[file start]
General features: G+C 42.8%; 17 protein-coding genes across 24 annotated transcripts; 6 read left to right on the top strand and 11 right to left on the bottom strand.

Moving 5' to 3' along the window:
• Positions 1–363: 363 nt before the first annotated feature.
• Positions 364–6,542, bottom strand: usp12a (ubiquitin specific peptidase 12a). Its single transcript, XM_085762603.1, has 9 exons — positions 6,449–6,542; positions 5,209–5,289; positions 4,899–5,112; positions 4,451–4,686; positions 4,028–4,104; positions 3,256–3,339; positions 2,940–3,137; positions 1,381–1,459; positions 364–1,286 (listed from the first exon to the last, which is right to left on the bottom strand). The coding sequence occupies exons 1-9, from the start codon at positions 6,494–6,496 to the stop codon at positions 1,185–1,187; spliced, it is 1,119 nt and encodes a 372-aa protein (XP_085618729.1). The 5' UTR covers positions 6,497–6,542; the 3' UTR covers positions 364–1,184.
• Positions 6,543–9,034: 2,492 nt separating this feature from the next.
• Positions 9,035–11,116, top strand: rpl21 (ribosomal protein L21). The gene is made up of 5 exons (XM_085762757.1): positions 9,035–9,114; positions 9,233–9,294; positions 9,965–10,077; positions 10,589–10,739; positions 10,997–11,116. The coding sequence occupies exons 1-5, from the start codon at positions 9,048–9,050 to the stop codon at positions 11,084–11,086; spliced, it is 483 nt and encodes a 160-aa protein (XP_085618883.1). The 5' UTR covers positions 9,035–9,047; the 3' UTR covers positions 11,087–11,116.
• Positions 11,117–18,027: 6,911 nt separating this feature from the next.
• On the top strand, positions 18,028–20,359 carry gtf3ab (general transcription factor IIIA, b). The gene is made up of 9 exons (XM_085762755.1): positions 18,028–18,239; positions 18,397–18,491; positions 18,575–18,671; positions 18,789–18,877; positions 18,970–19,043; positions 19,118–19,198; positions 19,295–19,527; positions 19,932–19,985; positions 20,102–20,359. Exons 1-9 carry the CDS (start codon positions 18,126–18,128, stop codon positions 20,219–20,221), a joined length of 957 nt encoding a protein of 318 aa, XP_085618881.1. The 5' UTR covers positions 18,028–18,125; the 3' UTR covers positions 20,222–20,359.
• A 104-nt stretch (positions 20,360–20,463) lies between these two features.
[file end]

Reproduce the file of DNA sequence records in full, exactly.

General features: G+C 42.8%; 17 protein-coding genes across 24 annotated transcripts; 6 read left to right on the top strand and 11 right to left on the bottom strand.

Moving 5' to 3' along the window:
• Positions 1–363: 363 nt before the first annotated feature.
• Positions 364–6,542, bottom strand: usp12a (ubiquitin specific peptidase 12a). Its single transcript, XM_085762603.1, has 9 exons — positions 6,449–6,542; positions 5,209–5,289; positions 4,899–5,112; positions 4,451–4,686; positions 4,028–4,104; positions 3,256–3,339; positions 2,940–3,137; positions 1,381–1,459; positions 364–1,286 (listed from the first exon to the last, which is right to left on the bottom strand). The coding sequence occupies exons 1-9, from the start codon at positions 6,494–6,496 to the stop codon at positions 1,185–1,187; spliced, it is 1,119 nt and encodes a 372-aa protein (XP_085618729.1). The 5' UTR covers positions 6,497–6,542; the 3' UTR covers positions 364–1,184.
• Positions 6,543–9,034: 2,492 nt separating this feature from the next.
• Positions 9,035–11,116, top strand: rpl21 (ribosomal protein L21). The gene is made up of 5 exons (XM_085762757.1): positions 9,035–9,114; positions 9,233–9,294; positions 9,965–10,077; positions 10,589–10,739; positions 10,997–11,116. The coding sequence occupies exons 1-5, from the start codon at positions 9,048–9,050 to the stop codon at positions 11,084–11,086; spliced, it is 483 nt and encodes a 160-aa protein (XP_085618883.1). The 5' UTR covers positions 9,035–9,047; the 3' UTR covers positions 11,087–11,116.
• Positions 11,117–18,027: 6,911 nt separating this feature from the next.
• On the top strand, positions 18,028–20,359 carry gtf3ab (general transcription factor IIIA, b). The gene is made up of 9 exons (XM_085762755.1): positions 18,028–18,239; positions 18,397–18,491; positions 18,575–18,671; positions 18,789–18,877; positions 18,970–19,043; positions 19,118–19,198; positions 19,295–19,527; positions 19,932–19,985; positions 20,102–20,359. Exons 1-9 carry the CDS (start codon positions 18,126–18,128, stop codon positions 20,219–20,221), a joined length of 957 nt encoding a protein of 318 aa, XP_085618881.1. The 5' UTR covers positions 18,028–18,125; the 3' UTR covers positions 20,222–20,359.
• A 104-nt stretch (positions 20,360–20,463) lies between these two features.